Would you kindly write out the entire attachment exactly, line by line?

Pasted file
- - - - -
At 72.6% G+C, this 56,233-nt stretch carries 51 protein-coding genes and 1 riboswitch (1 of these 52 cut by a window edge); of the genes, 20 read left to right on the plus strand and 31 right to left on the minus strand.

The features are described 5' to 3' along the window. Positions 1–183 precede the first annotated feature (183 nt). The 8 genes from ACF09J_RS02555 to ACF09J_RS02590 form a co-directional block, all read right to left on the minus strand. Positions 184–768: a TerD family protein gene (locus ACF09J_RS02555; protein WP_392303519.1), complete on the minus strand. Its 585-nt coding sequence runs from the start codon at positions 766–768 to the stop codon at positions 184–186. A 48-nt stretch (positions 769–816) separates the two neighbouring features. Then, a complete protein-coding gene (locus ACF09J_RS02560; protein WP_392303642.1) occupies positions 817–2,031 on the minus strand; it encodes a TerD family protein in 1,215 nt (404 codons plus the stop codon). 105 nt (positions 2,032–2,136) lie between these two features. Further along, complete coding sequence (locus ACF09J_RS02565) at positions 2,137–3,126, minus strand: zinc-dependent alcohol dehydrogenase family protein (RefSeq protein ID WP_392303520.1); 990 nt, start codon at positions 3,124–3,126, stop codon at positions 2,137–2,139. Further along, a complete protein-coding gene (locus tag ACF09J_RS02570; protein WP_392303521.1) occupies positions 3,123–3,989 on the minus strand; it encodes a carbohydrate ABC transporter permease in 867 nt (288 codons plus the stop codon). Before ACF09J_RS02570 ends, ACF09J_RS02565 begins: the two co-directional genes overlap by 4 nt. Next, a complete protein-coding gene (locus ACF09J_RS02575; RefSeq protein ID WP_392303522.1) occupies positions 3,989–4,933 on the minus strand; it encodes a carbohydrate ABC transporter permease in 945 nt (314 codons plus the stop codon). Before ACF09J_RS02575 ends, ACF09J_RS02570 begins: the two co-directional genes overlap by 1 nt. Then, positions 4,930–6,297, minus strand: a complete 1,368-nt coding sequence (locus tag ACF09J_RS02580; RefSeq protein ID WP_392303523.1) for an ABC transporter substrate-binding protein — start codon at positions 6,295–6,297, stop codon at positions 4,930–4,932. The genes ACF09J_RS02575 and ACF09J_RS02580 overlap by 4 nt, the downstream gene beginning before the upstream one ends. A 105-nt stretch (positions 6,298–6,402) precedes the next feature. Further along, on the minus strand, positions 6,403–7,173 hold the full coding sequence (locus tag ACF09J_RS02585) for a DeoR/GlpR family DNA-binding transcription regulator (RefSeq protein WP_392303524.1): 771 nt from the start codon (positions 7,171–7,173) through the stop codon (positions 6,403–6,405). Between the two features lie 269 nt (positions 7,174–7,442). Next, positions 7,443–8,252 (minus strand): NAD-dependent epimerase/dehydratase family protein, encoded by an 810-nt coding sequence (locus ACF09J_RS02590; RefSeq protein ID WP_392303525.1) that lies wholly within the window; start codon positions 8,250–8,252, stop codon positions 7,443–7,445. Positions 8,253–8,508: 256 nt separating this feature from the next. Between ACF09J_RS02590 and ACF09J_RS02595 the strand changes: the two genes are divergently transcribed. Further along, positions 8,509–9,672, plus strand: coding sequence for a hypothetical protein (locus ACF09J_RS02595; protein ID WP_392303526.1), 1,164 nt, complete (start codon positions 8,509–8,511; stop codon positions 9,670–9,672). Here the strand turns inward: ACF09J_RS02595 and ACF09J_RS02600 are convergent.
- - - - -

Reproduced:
At 72.6% G+C, this 56,233-nt stretch carries 51 protein-coding genes and 1 riboswitch (1 of these 52 cut by a window edge); of the genes, 20 read left to right on the plus strand and 31 right to left on the minus strand.

The features are described 5' to 3' along the window. Positions 1–183 precede the first annotated feature (183 nt). The 8 genes from ACF09J_RS02555 to ACF09J_RS02590 form a co-directional block, all read right to left on the minus strand. Positions 184–768: a TerD family protein gene (locus ACF09J_RS02555; protein WP_392303519.1), complete on the minus strand. Its 585-nt coding sequence runs from the start codon at positions 766–768 to the stop codon at positions 184–186. A 48-nt stretch (positions 769–816) separates the two neighbouring features. Then, a complete protein-coding gene (locus ACF09J_RS02560; protein WP_392303642.1) occupies positions 817–2,031 on the minus strand; it encodes a TerD family protein in 1,215 nt (404 codons plus the stop codon). 105 nt (positions 2,032–2,136) lie between these two features. Further along, complete coding sequence (locus ACF09J_RS02565) at positions 2,137–3,126, minus strand: zinc-dependent alcohol dehydrogenase family protein (RefSeq protein ID WP_392303520.1); 990 nt, start codon at positions 3,124–3,126, stop codon at positions 2,137–2,139. Further along, a complete protein-coding gene (locus tag ACF09J_RS02570; protein WP_392303521.1) occupies positions 3,123–3,989 on the minus strand; it encodes a carbohydrate ABC transporter permease in 867 nt (288 codons plus the stop codon). Before ACF09J_RS02570 ends, ACF09J_RS02565 begins: the two co-directional genes overlap by 4 nt. Next, a complete protein-coding gene (locus ACF09J_RS02575; RefSeq protein ID WP_392303522.1) occupies positions 3,989–4,933 on the minus strand; it encodes a carbohydrate ABC transporter permease in 945 nt (314 codons plus the stop codon). Before ACF09J_RS02575 ends, ACF09J_RS02570 begins: the two co-directional genes overlap by 1 nt. Then, positions 4,930–6,297, minus strand: a complete 1,368-nt coding sequence (locus tag ACF09J_RS02580; RefSeq protein ID WP_392303523.1) for an ABC transporter substrate-binding protein — start codon at positions 6,295–6,297, stop codon at positions 4,930–4,932. The genes ACF09J_RS02575 and ACF09J_RS02580 overlap by 4 nt, the downstream gene beginning before the upstream one ends. A 105-nt stretch (positions 6,298–6,402) precedes the next feature. Further along, on the minus strand, positions 6,403–7,173 hold the full coding sequence (locus tag ACF09J_RS02585) for a DeoR/GlpR family DNA-binding transcription regulator (RefSeq protein WP_392303524.1): 771 nt from the start codon (positions 7,171–7,173) through the stop codon (positions 6,403–6,405). Between the two features lie 269 nt (positions 7,174–7,442). Next, positions 7,443–8,252 (minus strand): NAD-dependent epimerase/dehydratase family protein, encoded by an 810-nt coding sequence (locus ACF09J_RS02590; RefSeq protein ID WP_392303525.1) that lies wholly within the window; start codon positions 8,250–8,252, stop codon positions 7,443–7,445. Positions 8,253–8,508: 256 nt separating this feature from the next. Between ACF09J_RS02590 and ACF09J_RS02595 the strand changes: the two genes are divergently transcribed. Further along, positions 8,509–9,672, plus strand: coding sequence for a hypothetical protein (locus ACF09J_RS02595; protein ID WP_392303526.1), 1,164 nt, complete (start codon positions 8,509–8,511; stop codon positions 9,670–9,672). Here the strand turns inward: ACF09J_RS02595 and ACF09J_RS02600 are convergent.